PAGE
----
Picture from Wikimedia Commons
Eliza J Nicholson, known by a pseudonym, ‘Pearl Rivers,’ was one of the first women to be involved in journalism and run a successful, political paper. Eliza’s husband gifted Eliza the paper titled, ‘The Picayune,’ after his death and through her knowledge of journalism and writing; Eliza not only managed the newspaper but through hard work, turned it into a success. During the lifetime of her husband the paper had struggled, but under the control of Eliza it flourished and became an American household name. Eliza was a country girl who dreamed big. During childhood play she was constantly using her imagination and due to being an only child she often had to make her own entertainment. These childhood adventures were the sources for her first poetry, which was considered good enough to publish in journals and newspapers of the time period. The editor of ‘The Picayune,’ invited her to become a literary editor of the paper, a rare accomplishment for a woman of the time period.
Pearl River’s Poem
Spring, the fairest of the seasons,
Spring the virgin queen is dead;
And a young voluptuous sister,
Reigns on the throne instead.
Royal June, with rosy fingers,
Softly closed her violet eyes,
And within the court of nature,
Now in regal state she lies.
Brave old March, her veteran soldier,
Covered with tattered fold,
Of the banner borne so proudly,
Lies beside her, dead and cold.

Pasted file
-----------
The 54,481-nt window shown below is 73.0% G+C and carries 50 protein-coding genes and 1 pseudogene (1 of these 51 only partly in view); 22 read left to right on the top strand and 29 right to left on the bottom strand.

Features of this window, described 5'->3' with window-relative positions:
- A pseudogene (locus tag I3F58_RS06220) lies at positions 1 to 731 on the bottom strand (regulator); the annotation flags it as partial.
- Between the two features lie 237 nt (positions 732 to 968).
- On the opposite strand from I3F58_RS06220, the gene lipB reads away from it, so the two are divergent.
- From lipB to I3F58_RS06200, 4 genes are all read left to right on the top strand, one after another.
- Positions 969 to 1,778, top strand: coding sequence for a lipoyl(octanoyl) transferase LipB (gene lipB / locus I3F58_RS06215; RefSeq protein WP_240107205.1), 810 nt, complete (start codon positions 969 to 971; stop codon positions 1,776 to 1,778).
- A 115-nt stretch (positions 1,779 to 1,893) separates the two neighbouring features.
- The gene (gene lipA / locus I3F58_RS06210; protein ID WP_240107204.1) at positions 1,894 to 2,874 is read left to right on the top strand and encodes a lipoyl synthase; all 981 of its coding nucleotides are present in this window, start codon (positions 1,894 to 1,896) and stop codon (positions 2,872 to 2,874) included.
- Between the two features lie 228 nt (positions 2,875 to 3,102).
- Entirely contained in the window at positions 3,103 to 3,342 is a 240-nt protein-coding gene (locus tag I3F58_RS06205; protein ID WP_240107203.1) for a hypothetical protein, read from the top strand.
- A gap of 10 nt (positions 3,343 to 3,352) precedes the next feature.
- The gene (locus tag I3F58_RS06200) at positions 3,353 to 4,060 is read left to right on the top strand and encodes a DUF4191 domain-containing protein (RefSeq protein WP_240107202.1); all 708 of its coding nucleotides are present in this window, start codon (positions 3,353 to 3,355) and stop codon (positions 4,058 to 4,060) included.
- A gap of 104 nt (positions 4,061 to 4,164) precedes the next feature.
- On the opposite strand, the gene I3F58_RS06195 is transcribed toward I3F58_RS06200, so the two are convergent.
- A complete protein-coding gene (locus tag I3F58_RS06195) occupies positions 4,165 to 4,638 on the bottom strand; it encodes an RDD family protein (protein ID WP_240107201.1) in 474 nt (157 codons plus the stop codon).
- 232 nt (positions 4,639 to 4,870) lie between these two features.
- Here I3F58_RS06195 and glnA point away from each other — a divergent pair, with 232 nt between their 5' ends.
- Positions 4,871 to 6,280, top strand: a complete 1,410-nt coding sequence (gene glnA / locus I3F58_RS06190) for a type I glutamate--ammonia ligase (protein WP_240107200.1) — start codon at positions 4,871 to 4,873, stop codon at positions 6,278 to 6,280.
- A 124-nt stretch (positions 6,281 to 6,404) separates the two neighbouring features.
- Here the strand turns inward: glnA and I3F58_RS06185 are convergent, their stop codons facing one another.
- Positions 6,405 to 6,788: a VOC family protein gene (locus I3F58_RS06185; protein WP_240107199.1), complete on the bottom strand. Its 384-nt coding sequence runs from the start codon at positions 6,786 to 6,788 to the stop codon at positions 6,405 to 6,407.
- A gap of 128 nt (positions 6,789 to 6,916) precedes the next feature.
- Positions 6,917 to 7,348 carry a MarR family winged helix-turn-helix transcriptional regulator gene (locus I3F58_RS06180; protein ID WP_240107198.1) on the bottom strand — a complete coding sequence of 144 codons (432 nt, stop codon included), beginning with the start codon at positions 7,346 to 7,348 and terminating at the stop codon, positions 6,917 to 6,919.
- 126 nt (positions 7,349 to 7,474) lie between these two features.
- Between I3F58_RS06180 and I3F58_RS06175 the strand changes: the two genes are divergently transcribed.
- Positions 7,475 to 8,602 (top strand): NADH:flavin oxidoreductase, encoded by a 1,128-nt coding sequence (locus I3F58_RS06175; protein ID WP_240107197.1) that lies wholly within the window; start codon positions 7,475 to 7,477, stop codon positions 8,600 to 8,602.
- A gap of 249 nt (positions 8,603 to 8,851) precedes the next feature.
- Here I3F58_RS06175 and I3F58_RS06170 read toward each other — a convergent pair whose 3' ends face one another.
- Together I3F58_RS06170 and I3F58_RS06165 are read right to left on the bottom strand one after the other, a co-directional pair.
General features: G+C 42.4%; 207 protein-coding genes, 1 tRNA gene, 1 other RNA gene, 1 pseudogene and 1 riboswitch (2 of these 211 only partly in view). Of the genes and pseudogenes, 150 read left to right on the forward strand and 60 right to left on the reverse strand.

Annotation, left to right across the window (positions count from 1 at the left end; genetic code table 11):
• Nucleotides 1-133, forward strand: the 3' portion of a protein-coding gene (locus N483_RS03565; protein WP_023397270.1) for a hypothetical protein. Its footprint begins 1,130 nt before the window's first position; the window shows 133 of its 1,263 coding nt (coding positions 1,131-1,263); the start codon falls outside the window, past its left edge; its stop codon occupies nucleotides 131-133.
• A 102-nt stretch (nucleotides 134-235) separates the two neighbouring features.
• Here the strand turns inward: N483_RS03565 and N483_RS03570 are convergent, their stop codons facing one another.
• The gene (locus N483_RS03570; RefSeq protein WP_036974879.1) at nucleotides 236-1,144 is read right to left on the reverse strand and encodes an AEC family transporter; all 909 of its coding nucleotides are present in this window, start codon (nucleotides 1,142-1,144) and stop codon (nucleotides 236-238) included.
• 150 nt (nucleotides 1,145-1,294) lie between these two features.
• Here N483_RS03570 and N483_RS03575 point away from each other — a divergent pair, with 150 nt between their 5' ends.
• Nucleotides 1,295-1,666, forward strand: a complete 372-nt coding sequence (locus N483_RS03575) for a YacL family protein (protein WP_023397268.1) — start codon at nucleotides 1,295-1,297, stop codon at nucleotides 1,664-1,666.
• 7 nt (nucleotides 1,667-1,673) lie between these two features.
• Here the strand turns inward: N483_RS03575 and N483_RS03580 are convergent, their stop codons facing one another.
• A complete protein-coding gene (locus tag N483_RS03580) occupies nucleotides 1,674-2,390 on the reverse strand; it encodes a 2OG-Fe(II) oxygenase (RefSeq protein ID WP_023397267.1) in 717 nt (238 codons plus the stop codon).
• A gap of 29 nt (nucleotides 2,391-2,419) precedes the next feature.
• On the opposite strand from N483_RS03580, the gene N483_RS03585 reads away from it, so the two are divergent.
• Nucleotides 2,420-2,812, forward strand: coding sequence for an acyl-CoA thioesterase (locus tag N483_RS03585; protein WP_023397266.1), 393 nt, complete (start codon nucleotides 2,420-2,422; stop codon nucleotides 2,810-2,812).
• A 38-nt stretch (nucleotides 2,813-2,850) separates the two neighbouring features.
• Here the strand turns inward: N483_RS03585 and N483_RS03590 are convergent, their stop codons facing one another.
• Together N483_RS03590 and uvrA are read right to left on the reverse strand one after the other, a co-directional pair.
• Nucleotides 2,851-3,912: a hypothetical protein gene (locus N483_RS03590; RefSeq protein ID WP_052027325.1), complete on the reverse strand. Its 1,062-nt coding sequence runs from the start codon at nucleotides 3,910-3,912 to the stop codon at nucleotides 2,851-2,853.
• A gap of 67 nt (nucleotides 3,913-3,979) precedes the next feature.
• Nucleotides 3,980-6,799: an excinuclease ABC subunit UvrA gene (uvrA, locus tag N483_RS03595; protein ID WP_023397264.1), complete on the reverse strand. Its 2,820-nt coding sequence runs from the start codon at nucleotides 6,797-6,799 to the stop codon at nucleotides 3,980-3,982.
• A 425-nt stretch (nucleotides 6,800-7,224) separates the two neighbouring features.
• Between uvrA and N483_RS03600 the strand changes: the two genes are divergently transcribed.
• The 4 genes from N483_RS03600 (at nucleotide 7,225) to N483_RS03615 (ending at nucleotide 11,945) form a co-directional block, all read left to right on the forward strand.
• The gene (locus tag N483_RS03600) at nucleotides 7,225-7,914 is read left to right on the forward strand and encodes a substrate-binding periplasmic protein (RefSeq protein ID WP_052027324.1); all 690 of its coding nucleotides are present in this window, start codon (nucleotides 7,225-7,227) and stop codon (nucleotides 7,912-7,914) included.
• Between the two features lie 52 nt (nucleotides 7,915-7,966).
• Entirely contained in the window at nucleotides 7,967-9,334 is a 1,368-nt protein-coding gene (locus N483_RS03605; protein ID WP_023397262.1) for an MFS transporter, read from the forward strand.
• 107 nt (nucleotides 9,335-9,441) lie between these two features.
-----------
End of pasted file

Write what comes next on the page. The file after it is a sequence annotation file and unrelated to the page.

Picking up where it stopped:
Fair capricious Lady April,
Sleepeth deep and calmly nigh;
Round her mouth a smile still lingers,
Still a teardrop in her eye.
On a bier of wilted roses,
Lies the tender Lady May,
And her constant loves, the poets,
Royal honors to her pay.
Low and reverently kneeling,
Round her lovely form they throng,
And embalm her precious beauty,
With the costly myrrh of song.
Unto each she left a token,
As a dying pledge of love:
One she gave her azure girdle;
One she gave her rosy glove;
One she gave her silver sandals,
Bright with shining gems of dew;
O’er the shoulders of another,
She her holy mantle threw.
But to me, the humble singer,
Leaning on my harp apart,
From the royal high-voiced poets,
She has left a broken heart.
Through the reign of glowing summer,
Lies the royal dead in state;
High voiced Poets, Humble Singer,
Mournfully keep watch and wait,
Wait! The sober days are coming,
Sad pall-bearers of the dead,
In the distant autumn country,
Hear their slow and weary tread.
If you want to read more of this poem or explore ‘Pearl River’s,’ poetry further, her book can be found freely online at: http://archive.org/details/lyrics00nich